Temperate Bacteriophages from Chronic Pseudomonas aeruginosa Lung Infections Show Disease-Specific Changes in Host Range and Modulate Antimicrobial Susceptibility.
ABSTRACT: Temperate bacteriophages are a common feature of Pseudomonas aeruginosa genomes, but their role in chronic lung infections is poorly understood. This study was designed to identify the diverse communities of mobile P. aeruginosa phages by employing novel metagenomic methods, to determine cross infectivity, and to demonstrate the influence of phage infection on antimicrobial susceptibility. Mixed temperate phage populations were chemically mobilized from individual P. aeruginosa, isolated from patients with cystic fibrosis (CF) or bronchiectasis (BR). The infectivity phenotype of each temperate phage lysate was evaluated by performing a cross-infection screen against all bacterial isolates and tested for associations with clinical variables. We utilized metagenomic sequencing data generated for each phage lysate and developed a novel bioinformatic approach allowing resolution of individual temperate phage genomes. Finally, we used a subset of the temperate phages to infect P. aeruginosa PAO1 and tested the resulting lysogens for their susceptibility to antibiotics. Here, we resolved 105 temperate phage genomes from 94 lysates that phylogenetically clustered into 8 groups. We observed disease-specific phage infectivity profiles and found that phages induced from bacteria isolated from more advanced disease infected broader ranges of P. aeruginosa isolates. Importantly, when infecting PAO1 in vitro with 20 different phages, 8 influenced antimicrobial susceptibility. This study shows that P. aeruginosa isolated from CF and BR patients harbors diverse communities of inducible phages, with hierarchical infectivity profiles that relate to the progression of the disease. Temperate phage infection altered the antimicrobial susceptibility of PAO1 at subinhibitory concentrations of antibiotics, suggesting they may be precursory to antimicrobial resistance.IMPORTANCE Pseudomonas aeruginosa is a key opportunistic respiratory pathogen in patients with cystic fibrosis and non-cystic fibrosis bronchiectasis. The genomes of these pathogens are enriched with mobile genetic elements including diverse temperate phages. While the temperate phages of the Liverpool epidemic strain have been shown to be active in the human lung and enhance fitness in a rat lung infection model, little is known about their mobilization more broadly across P. aeruginosa in chronic respiratory infection. Using a novel metagenomic approach, we identified eight groups of temperate phages that were mobilized from 94 clinical P. aeruginosa isolates. Temperate phages from P. aeruginosa isolated from more advanced disease showed high infectivity rates across a wide range of P. aeruginosa genotypes. Furthermore, we showed that multiple phages altered the susceptibility of PAO1 to antibiotics at subinhibitory concentrations.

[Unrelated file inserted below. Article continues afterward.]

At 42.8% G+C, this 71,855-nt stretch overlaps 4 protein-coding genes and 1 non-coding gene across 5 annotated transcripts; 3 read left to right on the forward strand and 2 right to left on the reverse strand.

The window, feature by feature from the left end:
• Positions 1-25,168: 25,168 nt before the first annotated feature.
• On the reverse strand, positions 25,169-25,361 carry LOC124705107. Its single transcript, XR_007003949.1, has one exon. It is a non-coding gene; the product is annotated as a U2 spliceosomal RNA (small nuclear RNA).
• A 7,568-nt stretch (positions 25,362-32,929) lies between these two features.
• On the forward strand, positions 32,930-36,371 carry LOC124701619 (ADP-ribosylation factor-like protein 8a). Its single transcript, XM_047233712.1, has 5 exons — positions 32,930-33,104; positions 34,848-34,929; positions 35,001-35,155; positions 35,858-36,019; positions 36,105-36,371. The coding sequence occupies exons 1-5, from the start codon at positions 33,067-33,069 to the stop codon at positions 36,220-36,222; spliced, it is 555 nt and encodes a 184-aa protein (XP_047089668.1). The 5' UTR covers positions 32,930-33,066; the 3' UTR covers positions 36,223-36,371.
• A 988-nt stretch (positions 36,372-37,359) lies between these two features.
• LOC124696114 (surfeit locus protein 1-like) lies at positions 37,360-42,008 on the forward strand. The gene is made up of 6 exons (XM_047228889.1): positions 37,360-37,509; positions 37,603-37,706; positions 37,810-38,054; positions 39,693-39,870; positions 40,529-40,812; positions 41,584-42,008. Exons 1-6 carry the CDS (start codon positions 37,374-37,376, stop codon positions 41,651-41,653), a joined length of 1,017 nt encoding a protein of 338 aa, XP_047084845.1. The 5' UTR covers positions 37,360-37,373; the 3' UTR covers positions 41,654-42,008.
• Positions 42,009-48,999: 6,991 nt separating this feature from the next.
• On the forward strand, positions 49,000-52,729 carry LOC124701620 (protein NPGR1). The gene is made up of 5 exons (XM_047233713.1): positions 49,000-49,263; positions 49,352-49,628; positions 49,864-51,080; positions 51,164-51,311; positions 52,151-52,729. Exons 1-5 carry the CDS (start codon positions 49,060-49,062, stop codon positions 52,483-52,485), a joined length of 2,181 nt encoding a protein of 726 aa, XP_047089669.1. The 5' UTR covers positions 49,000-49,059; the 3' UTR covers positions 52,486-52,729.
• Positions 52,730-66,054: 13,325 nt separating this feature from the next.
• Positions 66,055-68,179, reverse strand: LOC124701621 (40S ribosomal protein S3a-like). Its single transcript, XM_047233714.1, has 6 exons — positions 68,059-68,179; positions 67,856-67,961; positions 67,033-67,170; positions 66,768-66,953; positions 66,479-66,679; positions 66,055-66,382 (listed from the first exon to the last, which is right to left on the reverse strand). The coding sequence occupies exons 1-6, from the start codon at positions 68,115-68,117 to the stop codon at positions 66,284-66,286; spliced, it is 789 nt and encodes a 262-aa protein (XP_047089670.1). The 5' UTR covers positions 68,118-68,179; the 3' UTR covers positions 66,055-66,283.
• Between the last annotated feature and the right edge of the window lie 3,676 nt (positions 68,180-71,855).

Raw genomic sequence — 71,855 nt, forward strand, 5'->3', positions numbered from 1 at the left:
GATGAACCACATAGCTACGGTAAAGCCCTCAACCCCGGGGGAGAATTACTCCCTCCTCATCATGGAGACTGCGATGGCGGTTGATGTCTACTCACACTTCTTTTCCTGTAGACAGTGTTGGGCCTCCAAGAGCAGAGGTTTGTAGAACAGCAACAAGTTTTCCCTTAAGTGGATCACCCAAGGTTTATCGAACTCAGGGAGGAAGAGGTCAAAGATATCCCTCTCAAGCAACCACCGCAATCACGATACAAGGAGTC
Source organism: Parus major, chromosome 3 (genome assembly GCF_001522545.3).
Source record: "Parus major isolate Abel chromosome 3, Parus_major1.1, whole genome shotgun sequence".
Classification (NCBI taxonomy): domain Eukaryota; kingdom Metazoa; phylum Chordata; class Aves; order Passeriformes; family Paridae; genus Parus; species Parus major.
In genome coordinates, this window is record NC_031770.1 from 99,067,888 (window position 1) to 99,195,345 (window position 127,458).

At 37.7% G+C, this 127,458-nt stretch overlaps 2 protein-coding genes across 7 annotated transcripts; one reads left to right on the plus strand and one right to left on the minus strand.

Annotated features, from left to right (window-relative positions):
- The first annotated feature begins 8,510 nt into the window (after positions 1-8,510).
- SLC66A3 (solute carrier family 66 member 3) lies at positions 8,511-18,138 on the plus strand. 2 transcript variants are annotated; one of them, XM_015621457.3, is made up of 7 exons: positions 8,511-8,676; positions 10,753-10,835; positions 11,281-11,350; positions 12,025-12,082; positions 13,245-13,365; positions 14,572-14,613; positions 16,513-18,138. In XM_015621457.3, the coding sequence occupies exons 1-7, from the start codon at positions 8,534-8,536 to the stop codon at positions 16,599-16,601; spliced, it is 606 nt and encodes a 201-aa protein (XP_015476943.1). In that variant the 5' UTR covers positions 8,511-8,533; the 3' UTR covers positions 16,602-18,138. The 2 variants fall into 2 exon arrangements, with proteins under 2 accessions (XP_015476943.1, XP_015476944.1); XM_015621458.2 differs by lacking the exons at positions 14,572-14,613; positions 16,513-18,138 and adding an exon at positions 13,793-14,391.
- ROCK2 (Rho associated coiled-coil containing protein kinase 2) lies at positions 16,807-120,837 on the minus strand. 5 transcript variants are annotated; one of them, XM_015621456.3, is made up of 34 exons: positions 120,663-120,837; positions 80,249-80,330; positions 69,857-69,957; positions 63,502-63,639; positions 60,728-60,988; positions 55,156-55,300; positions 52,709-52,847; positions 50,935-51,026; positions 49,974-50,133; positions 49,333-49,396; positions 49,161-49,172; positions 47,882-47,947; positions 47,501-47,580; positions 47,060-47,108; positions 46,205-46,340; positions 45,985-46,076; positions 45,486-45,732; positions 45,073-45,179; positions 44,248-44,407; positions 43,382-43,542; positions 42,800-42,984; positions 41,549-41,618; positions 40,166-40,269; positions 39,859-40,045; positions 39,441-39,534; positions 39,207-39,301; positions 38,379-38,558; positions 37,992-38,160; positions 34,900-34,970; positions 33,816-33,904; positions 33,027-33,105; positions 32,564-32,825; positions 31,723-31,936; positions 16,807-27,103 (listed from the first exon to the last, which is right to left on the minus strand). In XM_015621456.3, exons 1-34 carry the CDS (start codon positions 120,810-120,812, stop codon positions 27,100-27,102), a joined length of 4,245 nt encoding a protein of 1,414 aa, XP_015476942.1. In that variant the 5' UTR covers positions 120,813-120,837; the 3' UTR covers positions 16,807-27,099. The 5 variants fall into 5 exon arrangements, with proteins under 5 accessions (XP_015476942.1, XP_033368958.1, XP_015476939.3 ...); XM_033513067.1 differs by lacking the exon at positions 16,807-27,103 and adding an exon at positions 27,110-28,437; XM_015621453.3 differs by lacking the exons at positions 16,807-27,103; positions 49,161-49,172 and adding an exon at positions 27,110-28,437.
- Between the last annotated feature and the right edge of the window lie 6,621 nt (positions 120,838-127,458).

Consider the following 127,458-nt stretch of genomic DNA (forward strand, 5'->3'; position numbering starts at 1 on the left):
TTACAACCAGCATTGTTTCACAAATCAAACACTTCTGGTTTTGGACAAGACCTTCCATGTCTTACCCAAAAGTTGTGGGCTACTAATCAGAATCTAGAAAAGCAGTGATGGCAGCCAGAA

Project description:Pseudomonas aeruginosa causes serious intractable infections in humans and animals. Bacteriophage (phage) therapy has been applied to treat P. aeruginosa infections, and phages belonging to the PB1-like virus genus in the Myoviridae family have been used as therapeutic phages. To achieve safer and more effective phage therapy, the use of preadapted phages is proposed. To understand in detail such phage preadaptation, the short-term antagonistic evolution of bacteria and phages should be studied. In this study, the short-term antagonistic evolution of bacteria and PB1-like phage was examined by studying phage-resistant clones of P. aeruginosa strain PAO1 and mutant PB1-like phages that had recovered their infectivity. First, phage KPP22 was isolated and characterized; it was classified as belonging to the PB1-like virus genus in the Myoviridae family. Subsequently, three KPP22-resistant PAO1 clones and three KPP22 mutant phages capable of infecting these clones were isolated in three sets of in vitro experiments. It was shown that the bacterial resistance to phage KPP22 was caused by significant decreases in phage adsorption and that the improved infectivity of KPP22 mutant phages was caused by significant increases in phage adsorption. The KPP22-resistant PAO1 clones and the KPP22 mutant phages were then analyzed genetically. All three KPP22-resistant PAO1 clones, which were deficient for the O5 antigen, had a common nonsense mutation in the wzy gene. All the KPP22 mutant phage genomes showed the same four missense mutations in the open reading frames orf060, orf065, and orf086 The information obtained in this study should be useful for further development of safe and efficient phage therapy.Pseudomonas aeruginosa causes serious intractable infections in humans and animals; bacteriophage (phage) therapy has been utilized to treat P. aeruginosa infections, and phages that belong to the PB1-like virus genus in the family Myoviridae have been used as therapeutic phages. The preadapted phage is trained in advance through the antagonistic evolution of bacteria and phage and is proposed to be used to achieve safer and more effective phage therapy. In this study, to understand the phage preadaptation, the in vitro short-term antagonistic evolution was studied using P. aeruginosa strain PAO1 and the newly isolated PB1-like phage KPP22. Phage KPP22 was characterized, and the molecular framework regarding the phage preadaptation of KPP22 was elucidated. The importance of study of antagonistic evolution of bacteria and phage in phage therapy is discussed.